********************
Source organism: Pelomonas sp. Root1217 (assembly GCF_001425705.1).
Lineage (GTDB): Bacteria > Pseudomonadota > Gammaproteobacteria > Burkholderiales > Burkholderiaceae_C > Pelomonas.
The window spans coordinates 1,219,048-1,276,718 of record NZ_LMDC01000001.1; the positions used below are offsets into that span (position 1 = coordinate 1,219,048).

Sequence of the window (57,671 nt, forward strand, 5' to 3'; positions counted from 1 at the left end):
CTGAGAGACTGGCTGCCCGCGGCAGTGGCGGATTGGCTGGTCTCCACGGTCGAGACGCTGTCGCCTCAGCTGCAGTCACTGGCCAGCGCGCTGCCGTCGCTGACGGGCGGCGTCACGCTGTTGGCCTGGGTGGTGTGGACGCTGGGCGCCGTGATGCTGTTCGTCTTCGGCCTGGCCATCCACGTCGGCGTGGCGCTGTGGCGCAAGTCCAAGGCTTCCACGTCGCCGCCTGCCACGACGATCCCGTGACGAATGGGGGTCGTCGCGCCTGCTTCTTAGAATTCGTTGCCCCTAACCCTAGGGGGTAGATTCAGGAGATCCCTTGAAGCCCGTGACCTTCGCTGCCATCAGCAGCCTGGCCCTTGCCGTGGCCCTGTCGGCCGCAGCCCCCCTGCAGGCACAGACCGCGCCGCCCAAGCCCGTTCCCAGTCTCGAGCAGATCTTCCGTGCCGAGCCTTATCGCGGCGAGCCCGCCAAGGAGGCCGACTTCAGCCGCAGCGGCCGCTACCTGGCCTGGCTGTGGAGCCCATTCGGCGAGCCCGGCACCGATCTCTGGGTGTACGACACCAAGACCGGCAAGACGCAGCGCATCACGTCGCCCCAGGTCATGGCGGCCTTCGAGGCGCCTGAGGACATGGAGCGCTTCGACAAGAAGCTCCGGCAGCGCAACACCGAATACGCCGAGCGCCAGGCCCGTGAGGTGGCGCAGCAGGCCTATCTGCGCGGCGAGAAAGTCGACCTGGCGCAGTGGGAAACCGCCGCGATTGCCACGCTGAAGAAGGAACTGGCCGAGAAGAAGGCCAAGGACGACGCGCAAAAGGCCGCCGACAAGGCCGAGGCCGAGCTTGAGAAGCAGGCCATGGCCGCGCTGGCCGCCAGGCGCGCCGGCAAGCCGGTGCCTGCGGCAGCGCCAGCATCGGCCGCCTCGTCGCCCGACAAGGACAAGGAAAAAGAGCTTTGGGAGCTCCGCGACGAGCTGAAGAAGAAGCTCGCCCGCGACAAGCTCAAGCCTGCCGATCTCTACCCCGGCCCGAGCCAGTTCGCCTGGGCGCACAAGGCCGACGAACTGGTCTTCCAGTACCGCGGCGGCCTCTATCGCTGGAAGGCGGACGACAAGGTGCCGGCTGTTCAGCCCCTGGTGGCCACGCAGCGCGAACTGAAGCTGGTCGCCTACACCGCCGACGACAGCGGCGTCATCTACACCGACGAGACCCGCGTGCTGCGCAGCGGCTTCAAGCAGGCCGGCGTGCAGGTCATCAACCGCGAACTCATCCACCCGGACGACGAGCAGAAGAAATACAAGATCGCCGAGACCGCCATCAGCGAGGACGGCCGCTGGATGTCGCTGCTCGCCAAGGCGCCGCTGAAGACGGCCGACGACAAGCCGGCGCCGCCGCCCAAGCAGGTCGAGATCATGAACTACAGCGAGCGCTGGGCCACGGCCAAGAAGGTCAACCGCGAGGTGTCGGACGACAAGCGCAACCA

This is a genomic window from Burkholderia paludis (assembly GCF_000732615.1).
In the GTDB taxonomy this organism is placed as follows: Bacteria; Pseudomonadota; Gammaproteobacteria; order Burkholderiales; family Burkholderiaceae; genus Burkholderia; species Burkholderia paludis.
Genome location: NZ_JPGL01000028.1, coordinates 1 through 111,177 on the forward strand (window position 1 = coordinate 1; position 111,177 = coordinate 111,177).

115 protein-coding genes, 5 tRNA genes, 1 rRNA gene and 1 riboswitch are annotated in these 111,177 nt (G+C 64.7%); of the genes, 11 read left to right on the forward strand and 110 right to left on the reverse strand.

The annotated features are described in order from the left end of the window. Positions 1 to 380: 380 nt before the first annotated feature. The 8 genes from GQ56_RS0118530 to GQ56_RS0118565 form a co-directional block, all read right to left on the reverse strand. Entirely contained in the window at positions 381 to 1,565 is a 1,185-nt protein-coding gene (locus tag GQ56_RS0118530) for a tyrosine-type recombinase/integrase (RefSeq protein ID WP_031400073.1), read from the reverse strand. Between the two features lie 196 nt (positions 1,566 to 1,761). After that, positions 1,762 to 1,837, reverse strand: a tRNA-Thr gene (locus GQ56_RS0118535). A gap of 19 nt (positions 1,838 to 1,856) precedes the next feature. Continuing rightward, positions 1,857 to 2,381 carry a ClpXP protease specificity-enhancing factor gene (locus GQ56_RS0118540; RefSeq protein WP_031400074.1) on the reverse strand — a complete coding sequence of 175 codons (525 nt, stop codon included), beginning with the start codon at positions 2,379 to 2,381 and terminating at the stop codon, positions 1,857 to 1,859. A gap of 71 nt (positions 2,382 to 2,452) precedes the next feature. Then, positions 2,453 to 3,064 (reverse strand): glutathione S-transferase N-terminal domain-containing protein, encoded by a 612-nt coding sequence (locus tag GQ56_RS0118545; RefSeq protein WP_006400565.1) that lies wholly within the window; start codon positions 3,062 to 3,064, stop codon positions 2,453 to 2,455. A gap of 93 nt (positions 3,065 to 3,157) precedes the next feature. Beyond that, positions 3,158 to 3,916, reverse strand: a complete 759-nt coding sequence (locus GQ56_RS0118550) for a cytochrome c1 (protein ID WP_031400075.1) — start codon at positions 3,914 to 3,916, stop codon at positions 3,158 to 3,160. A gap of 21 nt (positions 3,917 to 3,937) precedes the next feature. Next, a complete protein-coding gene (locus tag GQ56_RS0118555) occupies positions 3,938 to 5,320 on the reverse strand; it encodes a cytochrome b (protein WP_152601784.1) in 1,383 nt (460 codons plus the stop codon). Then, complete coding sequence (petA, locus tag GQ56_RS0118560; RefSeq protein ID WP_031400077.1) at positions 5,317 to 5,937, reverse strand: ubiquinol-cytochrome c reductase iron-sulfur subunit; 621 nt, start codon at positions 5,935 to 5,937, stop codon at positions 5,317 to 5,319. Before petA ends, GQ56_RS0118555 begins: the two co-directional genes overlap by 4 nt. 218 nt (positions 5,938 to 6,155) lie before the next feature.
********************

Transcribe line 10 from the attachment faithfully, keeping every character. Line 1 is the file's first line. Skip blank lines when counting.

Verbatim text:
The annotated features are described in order from the left end of the window. Positions 1 to 380: 380 nt before the first annotated feature. The 8 genes from GQ56_RS0118530 to GQ56_RS0118565 form a co-directional block, all read right to left on the reverse strand. Entirely contained in the window at positions 381 to 1,565 is a 1,185-nt protein-coding gene (locus tag GQ56_RS0118530) for a tyrosine-type recombinase/integrase (RefSeq protein ID WP_031400073.1), read from the reverse strand. Between the two features lie 196 nt (positions 1,566 to 1,761). After that, positions 1,762 to 1,837, reverse strand: a tRNA-Thr gene (locus GQ56_RS0118535). A gap of 19 nt (positions 1,838 to 1,856) precedes the next feature. Continuing rightward, positions 1,857 to 2,381 carry a ClpXP protease specificity-enhancing factor gene (locus GQ56_RS0118540; RefSeq protein WP_031400074.1) on the reverse strand — a complete coding sequence of 175 codons (525 nt, stop codon included), beginning with the start codon at positions 2,379 to 2,381 and terminating at the stop codon, positions 1,857 to 1,859. A gap of 71 nt (positions 2,382 to 2,452) precedes the next feature. Then, positions 2,453 to 3,064 (reverse strand): glutathione S-transferase N-terminal domain-containing protein, encoded by a 612-nt coding sequence (locus tag GQ56_RS0118545; RefSeq protein WP_006400565.1) that lies wholly within the window; start codon positions 3,062 to 3,064, stop codon positions 2,453 to 2,455. A gap of 93 nt (positions 3,065 to 3,157) precedes the next feature. Beyond that, positions 3,158 to 3,916, reverse strand: a complete 759-nt coding sequence (locus GQ56_RS0118550) for a cytochrome c1 (protein ID WP_031400075.1) — start codon at positions 3,914 to 3,916, stop codon at positions 3,158 to 3,160. A gap of 21 nt (positions 3,917 to 3,937) precedes the next feature. Next, a complete protein-coding gene (locus tag GQ56_RS0118555) occupies positions 3,938 to 5,320 on the reverse strand; it encodes a cytochrome b (protein WP_152601784.1) in 1,383 nt (460 codons plus the stop codon). Then, complete coding sequence (petA, locus tag GQ56_RS0118560; RefSeq protein ID WP_031400077.1) at positions 5,317 to 5,937, reverse strand: ubiquinol-cytochrome c reductase iron-sulfur subunit; 621 nt, start codon at positions 5,935 to 5,937, stop codon at positions 5,317 to 5,319. Before petA ends, GQ56_RS0118555 begins: the two co-directional genes overlap by 4 nt. 218 nt (positions 5,938 to 6,155) lie before the next feature.